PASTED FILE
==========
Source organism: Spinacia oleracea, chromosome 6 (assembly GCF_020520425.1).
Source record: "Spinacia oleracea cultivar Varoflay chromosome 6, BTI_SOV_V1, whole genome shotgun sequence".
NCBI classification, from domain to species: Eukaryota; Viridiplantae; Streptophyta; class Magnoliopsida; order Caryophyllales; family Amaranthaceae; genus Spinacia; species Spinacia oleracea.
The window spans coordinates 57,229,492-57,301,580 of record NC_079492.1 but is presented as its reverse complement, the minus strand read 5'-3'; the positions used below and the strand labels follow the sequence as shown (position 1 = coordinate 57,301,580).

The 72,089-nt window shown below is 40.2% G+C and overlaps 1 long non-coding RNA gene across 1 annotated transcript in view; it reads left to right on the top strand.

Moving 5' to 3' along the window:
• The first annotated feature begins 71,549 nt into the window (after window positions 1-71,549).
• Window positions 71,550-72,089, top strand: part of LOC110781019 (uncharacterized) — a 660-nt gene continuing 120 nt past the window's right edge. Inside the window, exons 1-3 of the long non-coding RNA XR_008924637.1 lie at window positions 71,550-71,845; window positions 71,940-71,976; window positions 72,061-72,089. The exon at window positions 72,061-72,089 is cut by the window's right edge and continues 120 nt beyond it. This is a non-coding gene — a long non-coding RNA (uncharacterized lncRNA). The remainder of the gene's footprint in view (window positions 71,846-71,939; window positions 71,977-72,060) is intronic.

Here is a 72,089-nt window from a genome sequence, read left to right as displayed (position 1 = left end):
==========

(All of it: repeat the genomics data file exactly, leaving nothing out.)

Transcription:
Source organism: Spinacia oleracea, chromosome 6 (assembly GCF_020520425.1).
Source record: "Spinacia oleracea cultivar Varoflay chromosome 6, BTI_SOV_V1, whole genome shotgun sequence".
NCBI classification, from domain to species: Eukaryota; Viridiplantae; Streptophyta; class Magnoliopsida; order Caryophyllales; family Amaranthaceae; genus Spinacia; species Spinacia oleracea.
The window spans coordinates 57,229,492-57,301,580 of record NC_079492.1 but is presented as its reverse complement, the minus strand read 5'-3'; the positions used below and the strand labels follow the sequence as shown (position 1 = coordinate 57,301,580).

The 72,089-nt window shown below is 40.2% G+C and overlaps 1 long non-coding RNA gene across 1 annotated transcript in view; it reads left to right on the top strand.

Moving 5' to 3' along the window:
• The first annotated feature begins 71,549 nt into the window (after window positions 1-71,549).
• Window positions 71,550-72,089, top strand: part of LOC110781019 (uncharacterized) — a 660-nt gene continuing 120 nt past the window's right edge. Inside the window, exons 1-3 of the long non-coding RNA XR_008924637.1 lie at window positions 71,550-71,845; window positions 71,940-71,976; window positions 72,061-72,089. The exon at window positions 72,061-72,089 is cut by the window's right edge and continues 120 nt beyond it. This is a non-coding gene — a long non-coding RNA (uncharacterized lncRNA). The remainder of the gene's footprint in view (window positions 71,846-71,939; window positions 71,977-72,060) is intronic.

Here is a 72,089-nt window from a genome sequence, read left to right as displayed (position 1 = left end):